If our young men miscarry in their first enterprizes [sic], they lose all heart. . . . If the finest genius studies at one of our colleges, and is not installed in an office within one year afterwards in the cities or suburbs of Boston or New York, it seems to his friends and to himself that he is right to be disheartened and complaining for the rest of his life. A sturdy lad from New Hampshire or Vermont, who in turn tries all professions, who teams it, farms it, pedals, keeps a school, preaches, edits a newspaper, goes to Congress, buys a township, and so forth, and always, like a cat, falls on his feet is worth a hundred of these city dolls . . . . He does not postpone his life, but lives already. He has not one chance, but a hundred chances. Let a Stoic open the resources of man and tell men they are not leaning willows, but can and must detach themselves; that with the exercise of self-trust, new powers shall appear. (43)
	I take the cat to symbolize that without sadness there is no joy. Stoics in the classical world taught themselves to endure pain by silent pride. To stoicism Emerson adds transformation. Indeed, the parable gives Emerson’s story of death and rebirth. It encapsulates Emerson's life – and the reader’s. By his mid-20s Emerson had gone to college, taught school, married, and become a pastor of a church. Then his wife, Ellen died young. Had he not known this sorrow, he would not have known the joy of writing “Self-Reliance” eleven years later.
	In his essay, “Gifts” (1844), Emerson explains why a gift requires sacrifice. In so doing he sums up “Self-reliance”. The stereotype view of the word “sacrifice” implies that one has no value. One has gives oneself away for nothing. This stereotypical and negative view of a gift is a half-truth. The true meaning of sacrifice: one can only give ones self if one has value but chooses to give up a claim on it. Indeed, “the only gift is a portion of thyself” (312). (990 words)

This below is his grading rubric.

Grade Rubric: Final Emerson Paper
Note. Like a ladder, each of the four rungs of the rubric incorporates and augments the steps below.
A = The essay has scope and range. Its length (1000-1500 words) gives memorable and meaningful form to its ideas. The reader learns something new about Emerson or wants to read the essays again. Virtues of form and critical thinking include but are not limited to: proofreading (punctuation, subject-verb agreement, pronoun consistency, and spelling); paragraph coherence (transitions, repetition of key words, appropriate definitions, topic sentences); understanding of the connotations of the author’s images, metaphors, and language; quotations placed both in the context of the student’s paragraph and Emerson’s touchstones; vivid details, including the use of analogy or metaphor.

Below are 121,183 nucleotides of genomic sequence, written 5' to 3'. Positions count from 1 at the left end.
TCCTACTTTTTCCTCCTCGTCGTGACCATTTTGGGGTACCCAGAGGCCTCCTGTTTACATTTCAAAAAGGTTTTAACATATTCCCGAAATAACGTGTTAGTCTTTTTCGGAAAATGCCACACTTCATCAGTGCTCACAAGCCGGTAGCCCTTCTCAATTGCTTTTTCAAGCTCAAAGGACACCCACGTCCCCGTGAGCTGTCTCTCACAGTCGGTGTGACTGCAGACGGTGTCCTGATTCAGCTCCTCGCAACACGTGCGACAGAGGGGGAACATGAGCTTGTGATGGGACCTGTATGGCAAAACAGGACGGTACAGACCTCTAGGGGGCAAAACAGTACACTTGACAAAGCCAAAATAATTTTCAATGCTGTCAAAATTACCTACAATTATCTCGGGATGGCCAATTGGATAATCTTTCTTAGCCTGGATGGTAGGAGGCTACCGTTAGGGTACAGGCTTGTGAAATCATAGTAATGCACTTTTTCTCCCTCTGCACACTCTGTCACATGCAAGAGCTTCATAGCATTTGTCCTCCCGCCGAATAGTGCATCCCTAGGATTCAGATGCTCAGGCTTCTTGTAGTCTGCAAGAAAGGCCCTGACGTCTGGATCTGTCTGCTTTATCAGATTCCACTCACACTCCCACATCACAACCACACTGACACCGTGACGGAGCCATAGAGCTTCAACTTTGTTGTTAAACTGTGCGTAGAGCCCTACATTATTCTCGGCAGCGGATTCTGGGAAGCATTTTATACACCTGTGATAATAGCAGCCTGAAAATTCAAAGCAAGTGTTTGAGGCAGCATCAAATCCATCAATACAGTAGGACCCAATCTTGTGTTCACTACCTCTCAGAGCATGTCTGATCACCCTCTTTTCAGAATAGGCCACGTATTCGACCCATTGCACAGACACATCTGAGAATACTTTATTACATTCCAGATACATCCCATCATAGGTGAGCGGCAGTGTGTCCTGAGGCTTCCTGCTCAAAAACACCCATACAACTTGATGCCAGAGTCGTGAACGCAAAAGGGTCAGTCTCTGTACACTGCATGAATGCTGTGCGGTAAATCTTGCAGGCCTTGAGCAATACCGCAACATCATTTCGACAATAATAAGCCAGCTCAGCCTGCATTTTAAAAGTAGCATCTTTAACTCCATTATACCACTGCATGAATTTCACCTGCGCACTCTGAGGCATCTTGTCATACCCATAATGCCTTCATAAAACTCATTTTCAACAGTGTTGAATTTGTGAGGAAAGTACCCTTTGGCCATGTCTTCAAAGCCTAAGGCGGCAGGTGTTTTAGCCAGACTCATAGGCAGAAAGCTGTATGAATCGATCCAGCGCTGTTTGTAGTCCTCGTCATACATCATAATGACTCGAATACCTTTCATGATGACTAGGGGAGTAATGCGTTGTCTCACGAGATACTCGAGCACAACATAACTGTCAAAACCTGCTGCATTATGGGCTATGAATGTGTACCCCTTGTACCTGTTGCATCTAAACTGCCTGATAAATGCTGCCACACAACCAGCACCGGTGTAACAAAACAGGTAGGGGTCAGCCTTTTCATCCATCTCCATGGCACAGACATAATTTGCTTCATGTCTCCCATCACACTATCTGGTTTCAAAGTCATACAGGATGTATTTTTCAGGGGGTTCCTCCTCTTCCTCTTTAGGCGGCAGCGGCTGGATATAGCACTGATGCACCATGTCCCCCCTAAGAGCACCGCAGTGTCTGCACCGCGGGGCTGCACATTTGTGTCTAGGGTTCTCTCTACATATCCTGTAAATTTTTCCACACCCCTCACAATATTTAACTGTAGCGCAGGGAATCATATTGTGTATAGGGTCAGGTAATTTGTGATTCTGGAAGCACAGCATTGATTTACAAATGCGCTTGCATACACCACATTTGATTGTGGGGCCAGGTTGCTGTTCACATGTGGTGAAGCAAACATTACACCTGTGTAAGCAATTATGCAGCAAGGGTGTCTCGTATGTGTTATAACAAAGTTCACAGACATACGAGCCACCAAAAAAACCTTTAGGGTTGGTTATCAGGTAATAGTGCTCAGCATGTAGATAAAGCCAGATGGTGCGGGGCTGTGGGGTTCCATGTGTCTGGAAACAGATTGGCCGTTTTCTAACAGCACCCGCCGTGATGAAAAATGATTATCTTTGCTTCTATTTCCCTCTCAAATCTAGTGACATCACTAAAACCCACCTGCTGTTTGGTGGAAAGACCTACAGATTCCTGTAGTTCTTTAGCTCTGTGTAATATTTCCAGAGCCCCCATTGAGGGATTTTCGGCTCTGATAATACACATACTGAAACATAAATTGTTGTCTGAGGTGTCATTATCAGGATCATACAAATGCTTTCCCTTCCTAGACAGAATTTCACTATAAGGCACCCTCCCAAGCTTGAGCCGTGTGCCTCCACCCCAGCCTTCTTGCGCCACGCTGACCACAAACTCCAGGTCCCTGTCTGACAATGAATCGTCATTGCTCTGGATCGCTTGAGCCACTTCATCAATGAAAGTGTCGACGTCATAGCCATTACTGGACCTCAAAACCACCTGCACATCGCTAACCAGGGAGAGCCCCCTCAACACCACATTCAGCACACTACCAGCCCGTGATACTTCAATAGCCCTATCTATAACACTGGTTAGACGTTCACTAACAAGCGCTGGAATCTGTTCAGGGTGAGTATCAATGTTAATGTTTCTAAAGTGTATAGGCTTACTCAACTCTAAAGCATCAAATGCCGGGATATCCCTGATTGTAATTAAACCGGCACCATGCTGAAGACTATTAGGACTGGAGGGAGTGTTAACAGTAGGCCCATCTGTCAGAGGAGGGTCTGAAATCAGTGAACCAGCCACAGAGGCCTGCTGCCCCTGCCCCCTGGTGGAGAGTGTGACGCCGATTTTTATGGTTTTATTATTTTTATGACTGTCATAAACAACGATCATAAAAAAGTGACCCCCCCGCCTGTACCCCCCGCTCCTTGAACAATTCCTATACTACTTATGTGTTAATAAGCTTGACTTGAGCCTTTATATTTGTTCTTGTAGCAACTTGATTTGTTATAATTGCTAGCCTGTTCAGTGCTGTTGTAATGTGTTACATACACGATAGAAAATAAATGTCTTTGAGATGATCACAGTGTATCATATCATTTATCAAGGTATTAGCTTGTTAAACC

B = The beauty of the essay serves as a vehicle for critical thought that also engages the reader’s interest. The virtues include but are not limited to: the denotations of Emerson’s words are understood; Emerson’s terms and concepts are clarified through expository forms, such as comparison/contrast, definition, example, and illustration; paragraphs are seven or eight sentences in length; sentences have force because they are less than 20 words and use as many active verbs as linking verbs.
C = The essay satisfies both reader and writer. The latter has made headway with a complex author. Moreover, the student can give written form to what he or she knows about the text of the author. Virtues include but are not limited to: the last name and page number are placed in the header of each page; a title is centered at the top of the essay; the essay conforms to speech format (tells what you're going to tell, tells it, and tells what you've told) and consists of three parts; an introduction unites the essay (with a sentence that answers a question, placed at the end of the first paragraph); the body paragraphs directly address one of the four topics in the Syllabus; a conclusion tells what you have learned in an anecdote or what liked/disliked with reference to how your view evolved; uses occasional stereotypes or clichés but puts quotation marks around them; documents quotations from the touchstone with an introductory phrase, accurate quoting, and citing in MLA documentation style; formats the paper in MLA manuscript style.
D = A sincere effort. Its virtue includes but is not limited to free writing, clustering, active imagination, and lists.
F = Misstep. Either the ideas and opinions are taken literally from a website about Emerson or his essays (“Gifts,” “Friendship”, “Self-Reliance,” Spiritual Laws,” “Prudence,” ) and/or appear to be, due to the use of clichés and stereotypes found in or associated with the website.